How the built environment impacts healthy ageing

October 11, 2017, University of Queensland
How the built environment impacts healthy ageing
How do we ensure ‘age-friendly environments’?

Streetscapes, cafes, buses and planes weren't necessarily designed to deal with the ageing population explosion, however older people can advocate change to their environment by voicing concerns.

A study led by Dr Anthony Tuckett from The University of Queensland's School of Nursing, Midwifery and Social Work said the built environment had a powerful impact on the health of older people and on their ability to age well.

"We live in a moment in history where there are greater numbers of older people than younger people and, consequently, this risks an increased numbers of wheelie-walkers, motorised scooters and slower-paced older people," Dr Tuckett said.

"With this demographic shift, haven't been able to adapt quickly enough to cater for the changes required among our built environments.

"A promising strategy to deal with this issue is encouraging , where take an active role in documenting features of their environment that help or hinder healthy living and then voice them to policy makers to promote change."

The literature review examines how the 'Our Voice' framework developed by Abby King and colleagues at Stanford University is a proven successful strategy adopted by communities worldwide that improves both individual and community health.

The study recommends ways gerontological nurses, clinicians and scholars could encourage citizen science and support policies and programs that promote healthy environments for older people.

n the Our Voice approach, Citizen Scientists gather and analyze community data, then share their findings with decision makers to advocate for changes in the local environment, with the ultimate goal of advancing health equity. Learn more at https://ourvoice.stanford.edu. Credit: Stanford University 2017

"Research on the built , physical activity and the associated health benefits for older people is well documented, however isn't broadly used by gerontological nurses," Dr Tuckett said.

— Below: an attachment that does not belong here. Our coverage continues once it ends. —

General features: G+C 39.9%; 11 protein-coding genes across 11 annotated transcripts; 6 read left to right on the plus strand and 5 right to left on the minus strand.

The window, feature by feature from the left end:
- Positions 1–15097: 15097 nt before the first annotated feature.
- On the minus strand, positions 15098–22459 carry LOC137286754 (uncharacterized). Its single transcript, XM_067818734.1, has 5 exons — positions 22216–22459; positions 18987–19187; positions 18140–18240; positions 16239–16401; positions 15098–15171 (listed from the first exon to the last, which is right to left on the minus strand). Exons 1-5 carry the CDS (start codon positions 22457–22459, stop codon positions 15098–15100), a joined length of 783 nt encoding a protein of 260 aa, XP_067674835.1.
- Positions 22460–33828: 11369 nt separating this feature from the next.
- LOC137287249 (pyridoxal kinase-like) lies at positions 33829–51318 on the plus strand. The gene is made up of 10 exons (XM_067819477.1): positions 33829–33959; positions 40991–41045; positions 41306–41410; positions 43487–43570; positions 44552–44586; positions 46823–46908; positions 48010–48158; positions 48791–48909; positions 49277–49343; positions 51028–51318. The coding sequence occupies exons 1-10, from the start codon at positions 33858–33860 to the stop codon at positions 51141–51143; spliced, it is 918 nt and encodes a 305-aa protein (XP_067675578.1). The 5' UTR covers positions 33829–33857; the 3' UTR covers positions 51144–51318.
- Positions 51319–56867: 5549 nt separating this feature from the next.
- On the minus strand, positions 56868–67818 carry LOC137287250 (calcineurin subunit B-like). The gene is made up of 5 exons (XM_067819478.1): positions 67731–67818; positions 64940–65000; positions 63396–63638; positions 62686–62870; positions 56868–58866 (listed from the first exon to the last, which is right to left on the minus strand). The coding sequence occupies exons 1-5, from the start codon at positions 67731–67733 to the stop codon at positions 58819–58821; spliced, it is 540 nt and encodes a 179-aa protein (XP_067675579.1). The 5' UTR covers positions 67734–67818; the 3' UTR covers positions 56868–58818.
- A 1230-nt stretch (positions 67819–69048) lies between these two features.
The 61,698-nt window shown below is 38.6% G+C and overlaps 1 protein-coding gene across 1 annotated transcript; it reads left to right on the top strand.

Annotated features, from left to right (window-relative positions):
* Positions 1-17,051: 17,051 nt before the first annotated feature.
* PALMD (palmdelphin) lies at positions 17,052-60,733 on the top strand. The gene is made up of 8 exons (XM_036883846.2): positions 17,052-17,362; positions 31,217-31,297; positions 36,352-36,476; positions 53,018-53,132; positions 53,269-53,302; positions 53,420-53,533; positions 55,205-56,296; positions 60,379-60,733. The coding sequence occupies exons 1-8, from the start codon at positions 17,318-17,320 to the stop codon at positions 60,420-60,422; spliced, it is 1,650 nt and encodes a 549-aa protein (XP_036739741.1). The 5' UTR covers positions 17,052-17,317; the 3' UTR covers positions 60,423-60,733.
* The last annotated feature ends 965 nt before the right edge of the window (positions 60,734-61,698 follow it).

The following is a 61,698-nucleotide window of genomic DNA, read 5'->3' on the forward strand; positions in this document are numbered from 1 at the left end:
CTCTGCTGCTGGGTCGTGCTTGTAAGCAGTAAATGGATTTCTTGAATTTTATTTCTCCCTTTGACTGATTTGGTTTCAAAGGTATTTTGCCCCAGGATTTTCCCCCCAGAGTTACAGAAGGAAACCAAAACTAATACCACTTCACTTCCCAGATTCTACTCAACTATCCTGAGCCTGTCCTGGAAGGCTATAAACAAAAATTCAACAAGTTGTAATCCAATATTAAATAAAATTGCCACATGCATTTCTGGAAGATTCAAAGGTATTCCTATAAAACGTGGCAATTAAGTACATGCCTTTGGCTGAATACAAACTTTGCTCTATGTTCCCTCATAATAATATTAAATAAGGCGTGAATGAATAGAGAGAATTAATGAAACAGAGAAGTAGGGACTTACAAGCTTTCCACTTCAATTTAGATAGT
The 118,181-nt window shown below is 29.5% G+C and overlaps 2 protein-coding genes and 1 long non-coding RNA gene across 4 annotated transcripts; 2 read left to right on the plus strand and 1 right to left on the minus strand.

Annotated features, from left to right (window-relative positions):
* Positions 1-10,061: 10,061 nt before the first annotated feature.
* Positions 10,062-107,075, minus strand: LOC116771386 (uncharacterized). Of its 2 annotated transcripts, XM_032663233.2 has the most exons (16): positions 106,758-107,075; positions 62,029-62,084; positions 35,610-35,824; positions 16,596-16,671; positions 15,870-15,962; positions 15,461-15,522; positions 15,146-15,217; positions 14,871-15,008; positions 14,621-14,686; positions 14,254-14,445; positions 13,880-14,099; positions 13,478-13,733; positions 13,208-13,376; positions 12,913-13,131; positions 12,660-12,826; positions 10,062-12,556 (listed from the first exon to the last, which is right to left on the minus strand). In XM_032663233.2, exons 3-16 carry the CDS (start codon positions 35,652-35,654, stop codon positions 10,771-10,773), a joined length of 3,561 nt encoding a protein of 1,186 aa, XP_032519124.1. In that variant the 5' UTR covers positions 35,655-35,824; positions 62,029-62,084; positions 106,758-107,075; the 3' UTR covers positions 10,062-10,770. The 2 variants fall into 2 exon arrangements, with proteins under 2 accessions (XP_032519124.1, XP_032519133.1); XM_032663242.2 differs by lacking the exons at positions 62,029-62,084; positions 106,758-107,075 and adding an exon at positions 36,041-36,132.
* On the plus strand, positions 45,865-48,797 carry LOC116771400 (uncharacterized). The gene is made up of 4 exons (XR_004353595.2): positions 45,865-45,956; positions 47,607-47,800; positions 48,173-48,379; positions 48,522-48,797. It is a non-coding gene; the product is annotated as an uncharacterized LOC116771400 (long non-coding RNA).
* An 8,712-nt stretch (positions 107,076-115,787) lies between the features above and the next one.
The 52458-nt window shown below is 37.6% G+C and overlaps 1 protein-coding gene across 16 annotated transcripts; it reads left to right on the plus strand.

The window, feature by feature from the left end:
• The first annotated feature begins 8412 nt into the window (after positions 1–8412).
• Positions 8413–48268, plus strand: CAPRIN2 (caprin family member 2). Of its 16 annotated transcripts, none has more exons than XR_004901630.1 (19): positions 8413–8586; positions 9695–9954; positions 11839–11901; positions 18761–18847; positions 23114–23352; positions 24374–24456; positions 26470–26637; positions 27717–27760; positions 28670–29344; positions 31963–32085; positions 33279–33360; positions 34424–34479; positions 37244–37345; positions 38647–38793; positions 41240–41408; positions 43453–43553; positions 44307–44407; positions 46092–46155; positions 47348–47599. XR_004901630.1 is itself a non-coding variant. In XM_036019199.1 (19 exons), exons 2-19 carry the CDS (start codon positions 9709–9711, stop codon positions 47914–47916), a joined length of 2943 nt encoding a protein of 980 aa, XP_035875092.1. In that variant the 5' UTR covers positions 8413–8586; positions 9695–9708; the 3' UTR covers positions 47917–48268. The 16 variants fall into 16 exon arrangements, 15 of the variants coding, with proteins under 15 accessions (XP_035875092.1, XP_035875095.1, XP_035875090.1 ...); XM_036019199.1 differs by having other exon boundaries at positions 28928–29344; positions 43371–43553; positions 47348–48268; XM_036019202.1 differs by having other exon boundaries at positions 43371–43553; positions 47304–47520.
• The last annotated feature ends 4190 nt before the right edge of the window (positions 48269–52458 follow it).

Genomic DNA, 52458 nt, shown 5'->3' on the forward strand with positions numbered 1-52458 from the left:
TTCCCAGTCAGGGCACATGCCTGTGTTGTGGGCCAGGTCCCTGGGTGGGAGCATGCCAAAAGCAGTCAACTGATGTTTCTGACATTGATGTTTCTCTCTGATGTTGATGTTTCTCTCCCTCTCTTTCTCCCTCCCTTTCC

"We hope the review will motivate and encourage gerontological nurses, whether they are community nurses or residential aged care nurses, to take a fresh look at the communities in which they work, and broaden their approach to promoting health and providing care for older people.

"A two-pronged approach is required where gerontological nurses need to be educated about the benefits of citizen science and how they can encourage it among the groups they work in; and older people themselves need to be educated, so they are armed with the necessary information and tools to take action.

"For example we need to design streetscapes that are safe and wide enough for older people to walk in.

"These are 'age-friendly environments' which will ultimately soften the impact of disability onset and poor health associated with ageing.

"It is vitally as important public policies are reviewed so they support healthy ageing and take into account the perspectives and experiences of the older people themselves."

"By adopting the 'Our Voice' approach it will simply be better in the long run for and society."

The study was published online in the International Journal of Older People Nursing.

Explore further: Two Americas: Seniors are getting healthier but most gains go to high-income whites

More information: Anthony G. Tuckett et al. The built environment and older adults: A literature review and an applied approach to engaging older adults in built environment improvements for health, International Journal of Older People Nursing (2017). DOI: 10.1111/opn.12171

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